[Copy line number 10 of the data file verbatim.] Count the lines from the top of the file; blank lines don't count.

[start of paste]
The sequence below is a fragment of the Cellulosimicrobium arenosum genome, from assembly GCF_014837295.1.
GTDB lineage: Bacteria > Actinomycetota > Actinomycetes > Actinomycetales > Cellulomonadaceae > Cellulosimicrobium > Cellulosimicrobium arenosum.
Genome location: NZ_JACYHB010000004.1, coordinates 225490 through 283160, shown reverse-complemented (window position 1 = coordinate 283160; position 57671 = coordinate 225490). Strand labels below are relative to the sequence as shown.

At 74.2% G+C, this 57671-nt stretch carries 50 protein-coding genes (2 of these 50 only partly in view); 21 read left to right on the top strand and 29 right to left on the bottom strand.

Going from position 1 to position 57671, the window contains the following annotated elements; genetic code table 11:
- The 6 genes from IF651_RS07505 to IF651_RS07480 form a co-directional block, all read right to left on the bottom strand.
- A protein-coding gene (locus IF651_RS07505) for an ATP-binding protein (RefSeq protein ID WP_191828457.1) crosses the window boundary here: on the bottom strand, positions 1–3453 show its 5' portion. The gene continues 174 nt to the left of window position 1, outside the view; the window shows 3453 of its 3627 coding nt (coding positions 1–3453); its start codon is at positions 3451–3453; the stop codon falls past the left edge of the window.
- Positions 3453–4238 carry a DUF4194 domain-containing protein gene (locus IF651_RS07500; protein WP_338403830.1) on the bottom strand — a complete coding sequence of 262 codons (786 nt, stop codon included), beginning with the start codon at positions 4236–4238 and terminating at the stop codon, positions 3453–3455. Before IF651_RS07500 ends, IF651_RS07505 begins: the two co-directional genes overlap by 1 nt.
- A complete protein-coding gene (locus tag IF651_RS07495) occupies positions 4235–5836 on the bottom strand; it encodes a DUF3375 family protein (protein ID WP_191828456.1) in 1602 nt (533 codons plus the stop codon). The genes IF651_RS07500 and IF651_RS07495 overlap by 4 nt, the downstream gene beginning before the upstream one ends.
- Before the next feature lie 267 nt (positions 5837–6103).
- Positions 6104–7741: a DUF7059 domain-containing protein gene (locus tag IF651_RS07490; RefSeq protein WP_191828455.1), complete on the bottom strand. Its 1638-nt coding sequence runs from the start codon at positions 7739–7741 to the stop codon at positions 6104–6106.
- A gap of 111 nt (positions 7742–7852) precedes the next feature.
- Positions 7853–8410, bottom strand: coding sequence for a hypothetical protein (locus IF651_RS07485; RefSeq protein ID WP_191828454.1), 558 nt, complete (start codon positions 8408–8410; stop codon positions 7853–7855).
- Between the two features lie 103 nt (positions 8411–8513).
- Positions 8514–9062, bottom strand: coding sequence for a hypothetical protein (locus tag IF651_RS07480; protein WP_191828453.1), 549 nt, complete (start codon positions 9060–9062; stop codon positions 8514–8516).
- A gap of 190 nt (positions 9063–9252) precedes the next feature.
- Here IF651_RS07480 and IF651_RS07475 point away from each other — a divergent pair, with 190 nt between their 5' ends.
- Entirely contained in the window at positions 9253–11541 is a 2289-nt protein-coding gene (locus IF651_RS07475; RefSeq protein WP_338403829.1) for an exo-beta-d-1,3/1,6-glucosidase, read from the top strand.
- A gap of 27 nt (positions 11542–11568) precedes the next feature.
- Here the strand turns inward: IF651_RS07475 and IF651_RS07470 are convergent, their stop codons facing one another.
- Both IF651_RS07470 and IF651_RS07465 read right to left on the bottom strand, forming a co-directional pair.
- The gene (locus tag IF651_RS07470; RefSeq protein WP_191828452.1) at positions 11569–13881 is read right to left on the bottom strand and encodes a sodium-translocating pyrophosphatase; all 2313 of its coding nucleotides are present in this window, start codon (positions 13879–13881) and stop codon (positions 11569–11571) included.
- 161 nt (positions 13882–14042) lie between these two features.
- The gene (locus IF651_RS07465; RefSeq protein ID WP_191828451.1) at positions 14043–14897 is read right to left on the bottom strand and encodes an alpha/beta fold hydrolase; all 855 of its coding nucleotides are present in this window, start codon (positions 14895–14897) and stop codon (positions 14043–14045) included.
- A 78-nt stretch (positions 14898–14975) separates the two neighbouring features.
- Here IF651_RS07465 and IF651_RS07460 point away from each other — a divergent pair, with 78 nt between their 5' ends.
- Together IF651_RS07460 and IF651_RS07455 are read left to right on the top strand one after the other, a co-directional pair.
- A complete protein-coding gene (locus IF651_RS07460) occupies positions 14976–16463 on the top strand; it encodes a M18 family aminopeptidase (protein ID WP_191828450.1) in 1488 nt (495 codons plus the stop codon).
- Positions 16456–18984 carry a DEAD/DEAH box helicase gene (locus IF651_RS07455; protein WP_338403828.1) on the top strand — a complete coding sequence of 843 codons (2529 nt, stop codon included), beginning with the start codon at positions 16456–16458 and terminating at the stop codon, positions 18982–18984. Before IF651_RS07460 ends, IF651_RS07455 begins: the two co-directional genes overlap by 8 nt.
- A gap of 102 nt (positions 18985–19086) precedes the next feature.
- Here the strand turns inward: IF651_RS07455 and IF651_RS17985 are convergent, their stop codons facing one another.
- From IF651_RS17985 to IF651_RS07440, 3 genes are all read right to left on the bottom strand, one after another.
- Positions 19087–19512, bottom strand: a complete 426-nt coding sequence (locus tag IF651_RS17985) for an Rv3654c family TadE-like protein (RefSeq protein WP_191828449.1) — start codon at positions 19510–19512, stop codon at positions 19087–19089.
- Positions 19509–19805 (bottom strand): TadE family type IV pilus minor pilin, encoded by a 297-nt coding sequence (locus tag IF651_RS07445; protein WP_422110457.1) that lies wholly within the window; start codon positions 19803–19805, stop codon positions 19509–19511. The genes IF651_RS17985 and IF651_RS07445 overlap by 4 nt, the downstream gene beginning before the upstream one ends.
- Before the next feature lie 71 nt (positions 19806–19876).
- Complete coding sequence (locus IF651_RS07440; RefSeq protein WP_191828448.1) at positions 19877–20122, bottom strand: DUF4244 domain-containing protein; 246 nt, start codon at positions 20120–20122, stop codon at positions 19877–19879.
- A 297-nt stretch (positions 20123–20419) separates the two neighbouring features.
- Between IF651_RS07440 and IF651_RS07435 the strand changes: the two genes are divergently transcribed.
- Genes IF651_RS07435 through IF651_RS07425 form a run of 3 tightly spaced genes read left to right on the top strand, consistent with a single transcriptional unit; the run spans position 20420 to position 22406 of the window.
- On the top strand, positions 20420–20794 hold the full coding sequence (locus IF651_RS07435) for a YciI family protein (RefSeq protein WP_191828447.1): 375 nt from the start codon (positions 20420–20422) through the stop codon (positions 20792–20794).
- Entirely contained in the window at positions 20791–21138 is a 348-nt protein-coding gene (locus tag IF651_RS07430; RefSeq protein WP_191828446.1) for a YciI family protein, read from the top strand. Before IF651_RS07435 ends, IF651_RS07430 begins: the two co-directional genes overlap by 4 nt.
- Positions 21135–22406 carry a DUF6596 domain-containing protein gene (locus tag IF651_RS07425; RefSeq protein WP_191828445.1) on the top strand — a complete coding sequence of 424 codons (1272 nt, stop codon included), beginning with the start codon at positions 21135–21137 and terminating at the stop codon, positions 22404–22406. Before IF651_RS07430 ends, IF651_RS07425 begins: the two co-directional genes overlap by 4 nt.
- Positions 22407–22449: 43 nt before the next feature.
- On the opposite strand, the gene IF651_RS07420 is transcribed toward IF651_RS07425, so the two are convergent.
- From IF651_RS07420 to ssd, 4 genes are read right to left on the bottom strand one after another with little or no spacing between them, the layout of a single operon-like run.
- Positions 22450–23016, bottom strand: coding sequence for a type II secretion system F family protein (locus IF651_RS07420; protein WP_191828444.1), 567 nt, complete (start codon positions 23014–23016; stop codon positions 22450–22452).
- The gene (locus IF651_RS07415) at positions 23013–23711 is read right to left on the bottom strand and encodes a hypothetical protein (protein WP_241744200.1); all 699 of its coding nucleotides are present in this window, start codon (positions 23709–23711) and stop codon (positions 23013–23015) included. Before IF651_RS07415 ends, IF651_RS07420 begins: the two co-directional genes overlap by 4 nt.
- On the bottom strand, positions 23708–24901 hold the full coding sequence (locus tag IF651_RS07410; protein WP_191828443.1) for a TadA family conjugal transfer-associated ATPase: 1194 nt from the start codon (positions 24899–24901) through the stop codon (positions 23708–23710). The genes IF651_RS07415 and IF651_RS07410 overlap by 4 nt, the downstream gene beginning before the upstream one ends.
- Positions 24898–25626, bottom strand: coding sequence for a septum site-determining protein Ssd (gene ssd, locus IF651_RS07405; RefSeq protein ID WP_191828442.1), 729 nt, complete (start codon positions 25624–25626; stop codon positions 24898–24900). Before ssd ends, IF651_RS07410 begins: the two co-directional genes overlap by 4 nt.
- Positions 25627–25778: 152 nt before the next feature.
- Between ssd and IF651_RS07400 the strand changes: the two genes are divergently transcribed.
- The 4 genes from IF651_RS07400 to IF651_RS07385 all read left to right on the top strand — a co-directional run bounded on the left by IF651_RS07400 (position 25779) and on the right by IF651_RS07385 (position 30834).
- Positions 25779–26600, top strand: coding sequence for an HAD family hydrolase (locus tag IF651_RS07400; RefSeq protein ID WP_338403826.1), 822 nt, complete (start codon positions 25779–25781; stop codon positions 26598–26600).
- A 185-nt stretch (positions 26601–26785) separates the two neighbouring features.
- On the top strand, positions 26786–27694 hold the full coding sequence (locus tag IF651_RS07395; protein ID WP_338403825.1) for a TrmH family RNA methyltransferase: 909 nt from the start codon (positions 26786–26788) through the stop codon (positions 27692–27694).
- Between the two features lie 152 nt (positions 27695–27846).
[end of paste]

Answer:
- Before the next feature lie 267 nt (positions 5837–6103).